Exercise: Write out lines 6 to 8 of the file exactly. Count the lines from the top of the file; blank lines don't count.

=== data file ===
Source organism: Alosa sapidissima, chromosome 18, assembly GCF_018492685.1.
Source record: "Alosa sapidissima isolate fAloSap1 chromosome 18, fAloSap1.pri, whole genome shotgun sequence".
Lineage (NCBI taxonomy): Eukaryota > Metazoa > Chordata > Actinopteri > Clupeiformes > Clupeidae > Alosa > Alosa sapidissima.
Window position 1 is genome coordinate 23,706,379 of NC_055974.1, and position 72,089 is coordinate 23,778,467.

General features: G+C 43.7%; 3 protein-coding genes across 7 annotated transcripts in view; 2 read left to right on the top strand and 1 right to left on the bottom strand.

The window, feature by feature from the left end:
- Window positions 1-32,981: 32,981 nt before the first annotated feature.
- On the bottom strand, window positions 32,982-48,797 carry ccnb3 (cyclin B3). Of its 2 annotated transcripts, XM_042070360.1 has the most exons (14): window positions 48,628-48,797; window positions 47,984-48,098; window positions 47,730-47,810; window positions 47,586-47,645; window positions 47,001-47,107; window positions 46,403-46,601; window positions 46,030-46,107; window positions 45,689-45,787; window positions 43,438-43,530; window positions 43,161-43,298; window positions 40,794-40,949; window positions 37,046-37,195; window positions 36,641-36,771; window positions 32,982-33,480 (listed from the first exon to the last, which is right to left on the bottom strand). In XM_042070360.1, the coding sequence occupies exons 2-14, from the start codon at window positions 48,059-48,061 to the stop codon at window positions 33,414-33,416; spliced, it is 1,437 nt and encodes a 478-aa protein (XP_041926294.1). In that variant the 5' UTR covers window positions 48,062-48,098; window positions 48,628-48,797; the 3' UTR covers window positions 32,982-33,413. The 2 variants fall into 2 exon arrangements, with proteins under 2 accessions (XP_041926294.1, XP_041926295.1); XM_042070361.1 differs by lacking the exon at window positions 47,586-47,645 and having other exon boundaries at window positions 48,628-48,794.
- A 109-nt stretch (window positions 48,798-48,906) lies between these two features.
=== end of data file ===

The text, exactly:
The window, feature by feature from the left end:
- Window positions 1-32,981: 32,981 nt before the first annotated feature.
- On the bottom strand, window positions 32,982-48,797 carry ccnb3 (cyclin B3). Of its 2 annotated transcripts, XM_042070360.1 has the most exons (14): window positions 48,628-48,797; window positions 47,984-48,098; window positions 47,730-47,810; window positions 47,586-47,645; window positions 47,001-47,107; window positions 46,403-46,601; window positions 46,030-46,107; window positions 45,689-45,787; window positions 43,438-43,530; window positions 43,161-43,298; window positions 40,794-40,949; window positions 37,046-37,195; window positions 36,641-36,771; window positions 32,982-33,480 (listed from the first exon to the last, which is right to left on the bottom strand). In XM_042070360.1, the coding sequence occupies exons 2-14, from the start codon at window positions 48,059-48,061 to the stop codon at window positions 33,414-33,416; spliced, it is 1,437 nt and encodes a 478-aa protein (XP_041926294.1). In that variant the 5' UTR covers window positions 48,062-48,098; window positions 48,628-48,797; the 3' UTR covers window positions 32,982-33,413. The 2 variants fall into 2 exon arrangements, with proteins under 2 accessions (XP_041926294.1, XP_041926295.1); XM_042070361.1 differs by lacking the exon at window positions 47,586-47,645 and having other exon boundaries at window positions 48,628-48,794.